Socioeconomic inequalities and infectious diseases in Sweden: what’s the link?

  • The Lancet Infectious Disease

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The study indicates persistent socioeconomic inequalities in infectious diseases in an egalitarian high-income country with universal health care

The study indicates persistent socioeconomic inequalities in infectious diseases in an egalitarian high-income country with universal health care

Background

Although the association between low socioeconomic status and non-communicable diseases is well established, the effect of socioeconomic factors on many infectious diseases is less clear, particularly in high-income countries. We examined the associations between socioeconomic characteristics and 29 infections in Sweden.

Methods

We did an individually matched case-control study in Sweden. We defined a case as a person aged 18–65 years who was notified with one of 29 infections between 2005 and 2014, in Sweden. Cases were individually matched with respect to sex, age, and county of residence with five randomly selected controls. We extracted the data on the 29 infectious diseases from the electronic national register of notified infections and infectious diseases (SmiNet). We extracted information on country of birth, educational and employment status, and income of cases and controls from Statistics Sweden’s population registers. We calculated adjusted matched odds ratios (amOR) using conditional logistic regression to examine the association between infections or groups of infections and place of birth, education, employment, and income.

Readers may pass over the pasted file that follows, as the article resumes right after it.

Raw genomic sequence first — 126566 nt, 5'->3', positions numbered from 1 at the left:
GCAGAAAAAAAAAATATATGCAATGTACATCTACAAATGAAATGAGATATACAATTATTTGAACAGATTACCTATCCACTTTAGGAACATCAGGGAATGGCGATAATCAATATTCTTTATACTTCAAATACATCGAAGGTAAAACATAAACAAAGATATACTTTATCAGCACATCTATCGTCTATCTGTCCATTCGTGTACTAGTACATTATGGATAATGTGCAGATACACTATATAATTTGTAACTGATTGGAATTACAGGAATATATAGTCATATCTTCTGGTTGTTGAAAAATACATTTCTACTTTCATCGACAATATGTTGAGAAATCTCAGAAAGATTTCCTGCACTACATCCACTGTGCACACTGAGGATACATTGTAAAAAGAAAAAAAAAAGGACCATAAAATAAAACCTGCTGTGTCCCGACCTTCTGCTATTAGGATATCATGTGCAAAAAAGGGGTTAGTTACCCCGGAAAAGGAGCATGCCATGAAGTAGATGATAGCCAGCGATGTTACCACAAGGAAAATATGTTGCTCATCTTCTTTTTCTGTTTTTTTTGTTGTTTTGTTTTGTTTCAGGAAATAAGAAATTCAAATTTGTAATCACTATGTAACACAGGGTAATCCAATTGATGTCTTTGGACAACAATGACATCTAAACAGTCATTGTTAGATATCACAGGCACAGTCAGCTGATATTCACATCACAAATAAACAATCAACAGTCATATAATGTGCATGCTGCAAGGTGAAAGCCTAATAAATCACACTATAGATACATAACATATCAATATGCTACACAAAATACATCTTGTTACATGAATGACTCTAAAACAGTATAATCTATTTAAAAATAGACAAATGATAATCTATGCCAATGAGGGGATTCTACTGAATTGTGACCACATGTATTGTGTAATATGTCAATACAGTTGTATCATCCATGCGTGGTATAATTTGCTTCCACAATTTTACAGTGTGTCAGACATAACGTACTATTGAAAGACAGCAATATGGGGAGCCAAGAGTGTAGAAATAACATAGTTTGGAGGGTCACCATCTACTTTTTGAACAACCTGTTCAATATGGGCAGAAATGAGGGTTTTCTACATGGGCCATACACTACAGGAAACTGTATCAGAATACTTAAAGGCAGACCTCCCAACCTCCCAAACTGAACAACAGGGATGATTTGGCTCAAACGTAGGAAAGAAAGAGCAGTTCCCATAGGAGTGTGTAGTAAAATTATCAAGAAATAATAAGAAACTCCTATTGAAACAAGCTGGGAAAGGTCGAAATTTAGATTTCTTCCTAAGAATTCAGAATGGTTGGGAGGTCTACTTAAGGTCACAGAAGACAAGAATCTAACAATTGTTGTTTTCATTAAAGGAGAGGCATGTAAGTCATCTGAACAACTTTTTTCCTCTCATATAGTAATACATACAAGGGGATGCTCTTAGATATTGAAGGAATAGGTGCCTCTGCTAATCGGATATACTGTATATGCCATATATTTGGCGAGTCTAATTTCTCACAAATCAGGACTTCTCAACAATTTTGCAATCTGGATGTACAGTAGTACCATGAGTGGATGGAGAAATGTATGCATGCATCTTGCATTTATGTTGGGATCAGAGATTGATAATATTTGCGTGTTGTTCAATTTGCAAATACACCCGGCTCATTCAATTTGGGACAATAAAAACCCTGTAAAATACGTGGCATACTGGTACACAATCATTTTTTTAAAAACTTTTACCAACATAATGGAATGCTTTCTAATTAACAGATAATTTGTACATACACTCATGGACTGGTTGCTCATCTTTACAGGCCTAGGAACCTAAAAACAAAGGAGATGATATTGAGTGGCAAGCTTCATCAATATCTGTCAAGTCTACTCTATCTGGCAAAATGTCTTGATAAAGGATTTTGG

Findings

We included 173 729 cases notified between Jan 1, 2005, and Dec 31, 2014 and 868 645 controls. Patients with invasive bacterial diseases, blood-borne infectious diseases, tuberculosis, and antibiotic-resistant infections were more likely to be unemployed (amOR 1.59, 95% CI 1.49–1.70; amOR 3.62, 3.48–3.76; amOR 1.88, 1.65–2.14; and amOR 1.73, 1.67–1.79, respectively), to have a lower educational attainment (amOR 1.24, 1.15–1.34; amOR 3.63, 3.45–3.81; amOR 2.14, 1.85–2.47; and amOR 1.07, 1.03–1.12, respectively), and to have a lowest income (amOR 1.52, 1.39–1.66; amOR 3.64, 3.41–3.89; amOR 3.17, 2.49–4.04; and amOR 1.2, 1.14–1.25, respectively). By contrast, patients with food-borne and water-borne infections were less likely than controls to be unemployed (amOR 0.74, 95% CI 0.72–0.76), to have lower education (amOR 0.75, 0.73–0.77), and lowest income (amOR 0.59, 0.58–0.61).

Interpretation

These findings indicate persistent socioeconomic inequalities in infectious diseases in an egalitarian high-income country with universal health care. We recommend using these findings to identify priority interventions and as a baseline to monitor programmes addressing socioeconomic inequalities in health.

Funding

The Public Health Agency of Sweden.

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